Start by taking one chopstick into your dominant hand and gripping it like you would a pencil—but hold it high on the chopstick, closer to the thicker end. Place it between your thumb and pointer finger, with the middle of the chopstick resting between the side of your middle finger and the fleshy part of your pointer finger.

Mae Lander/

It’s time to add your second chopstick. Slip it underneath your thumb and into the gap between your thumb and pointer finger. It should be parallel to the first chopstick.

Resist the urge to rest the second chopstick against your middle finger. Instead, the middle of the bottom chopstick should rest against the side of your ring finger.

Mae Lander/

Getting used to the motions of using chopsticks can feel awkward when you’re just starting out. “The key is to hold the lower stick steady and move only the upper stick,” advises Wang. “It is also important to keep some space between the sticks on top so you can close the bottom of the chopsticks to clasp food when you move the upper one to touch the bottom one—they become a pair of pincers, so to speak.”

This pincer-like motion is great for picking up meat and veggies. Wondering how to eat rice with chopsticks? Admittedly, it can be tricky, especially long-grain rice, which is less sticky. The trick is to keep the chopsticks parallel to each other and use the ends of them to scoop the rice from underneath, then lift it into your mouth.

Still feeling stuck? These days, you can buy training chopsticks that hold the chopsticks together for you. It’s a good option if you get frustrated along the way or just need a confidence boost.

Just like there is etiquette around Western eating habits (with a “right” way to eat mussels, lobster and other foods), there are some general faux pas and interesting food facts to consider when eating at an Asian restaurant or in an Asian home.

Sticking chopsticks upright in a bowl of food is a part of some Asian death rituals in which you lay food out for an ancestor on the anniversary of their death. When you stick your chopsticks upright into food any other time, it’s considered unlucky, and you may even invite a random hungry spirit to your dinner table!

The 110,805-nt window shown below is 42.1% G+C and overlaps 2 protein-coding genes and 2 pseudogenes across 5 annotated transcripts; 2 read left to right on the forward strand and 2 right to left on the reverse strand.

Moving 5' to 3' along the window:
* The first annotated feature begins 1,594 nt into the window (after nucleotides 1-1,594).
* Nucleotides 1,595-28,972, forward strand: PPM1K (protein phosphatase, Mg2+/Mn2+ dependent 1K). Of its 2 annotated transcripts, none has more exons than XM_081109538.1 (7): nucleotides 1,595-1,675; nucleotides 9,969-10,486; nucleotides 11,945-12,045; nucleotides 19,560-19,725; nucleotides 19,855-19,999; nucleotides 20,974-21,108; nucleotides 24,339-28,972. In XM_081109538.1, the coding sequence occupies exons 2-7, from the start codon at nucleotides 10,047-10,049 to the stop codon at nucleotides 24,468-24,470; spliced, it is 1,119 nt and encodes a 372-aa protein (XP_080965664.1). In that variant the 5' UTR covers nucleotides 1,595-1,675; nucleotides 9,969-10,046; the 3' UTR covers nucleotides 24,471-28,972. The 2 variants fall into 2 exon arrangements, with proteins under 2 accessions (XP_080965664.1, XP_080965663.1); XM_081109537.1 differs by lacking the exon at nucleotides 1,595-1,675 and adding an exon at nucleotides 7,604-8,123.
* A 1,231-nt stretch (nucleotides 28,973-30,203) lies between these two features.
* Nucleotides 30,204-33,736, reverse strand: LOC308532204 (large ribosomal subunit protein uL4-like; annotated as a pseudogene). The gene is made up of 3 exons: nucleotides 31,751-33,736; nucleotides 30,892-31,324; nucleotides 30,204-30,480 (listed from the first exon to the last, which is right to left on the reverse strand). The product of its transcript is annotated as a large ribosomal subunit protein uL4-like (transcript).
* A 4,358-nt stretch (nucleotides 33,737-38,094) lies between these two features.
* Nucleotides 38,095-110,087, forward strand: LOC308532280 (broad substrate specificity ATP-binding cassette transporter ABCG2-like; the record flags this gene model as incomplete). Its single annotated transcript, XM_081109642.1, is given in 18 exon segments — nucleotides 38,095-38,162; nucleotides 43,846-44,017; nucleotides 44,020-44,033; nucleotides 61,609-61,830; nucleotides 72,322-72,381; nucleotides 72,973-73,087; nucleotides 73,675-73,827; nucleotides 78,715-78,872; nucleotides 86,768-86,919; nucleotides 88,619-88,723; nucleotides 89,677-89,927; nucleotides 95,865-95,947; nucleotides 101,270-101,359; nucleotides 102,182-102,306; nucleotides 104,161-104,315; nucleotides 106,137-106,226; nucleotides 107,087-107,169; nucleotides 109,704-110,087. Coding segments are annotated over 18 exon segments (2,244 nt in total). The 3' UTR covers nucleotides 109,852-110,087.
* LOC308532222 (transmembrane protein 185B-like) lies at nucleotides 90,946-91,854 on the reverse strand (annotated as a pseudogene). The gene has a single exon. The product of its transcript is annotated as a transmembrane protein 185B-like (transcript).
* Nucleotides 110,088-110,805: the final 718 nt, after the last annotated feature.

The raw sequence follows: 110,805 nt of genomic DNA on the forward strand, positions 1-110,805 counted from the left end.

Poking a chopstick through your food rather than picking it up is generally frowned upon (unless you’re tearing a larger piece of food). Remember, you can absolutely ask for a fork in an Asian restaurant if you’re still learning how to eat with chopsticks, especially if you’re dropping food or it’s taking away from your enjoyment of eating. Just keep in mind that the restaurant may not have a fork, especially if you’re traveling in one of the countries in the chopsticks cultural sphere.

For hygienic reasons, it’s a huge no-no to use your chopsticks to grab from the shared plate when partaking in communal eating (aka “family style”) at Chinese restaurants, especially if you’re not eating with your own family. Usually, there is a large serving spoon or separate chopsticks so you can put the food onto your own plate or rice bowl.

One of the rules of eating Japanese food at a restaurant is to never rub chopsticks together after separating, as that implies the restaurant sourced cheap chopsticks, which can be one of the signs of a bad restaurant.

If you find splinters in your chopsticks, you can ask for another pair. Restaurant staffers may dislike certain polite habits, but this isn’t one of them.

It’s also important to consider the fascinating differences in customs around chopsticks across different cultures. When setting a table in Korea, make sure to include chopsticks and a spoon. Whereas lifting the bowl closer to your mouth and scooping rice with chopsticks is the norm in China, Japan and Vietnam, it’s considered undignified to lift a rice bowl from the table in Korea, and Koreans tend to use spoons to eat rice.

This extends to soup bowls as well, by the way. So while lifting a bowl of miso soup is perfectly acceptable in Japan, lifting your bowl of kimchiguk in Korea is not!

Be sure to observe your hosts or the people around you, and when in doubt, don’t be afraid to ask. As long as you are respectful and willing to learn, people are always going to appreciate your efforts and be willing to help you become a chopsticks master.


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Q. Edward Wang,Source: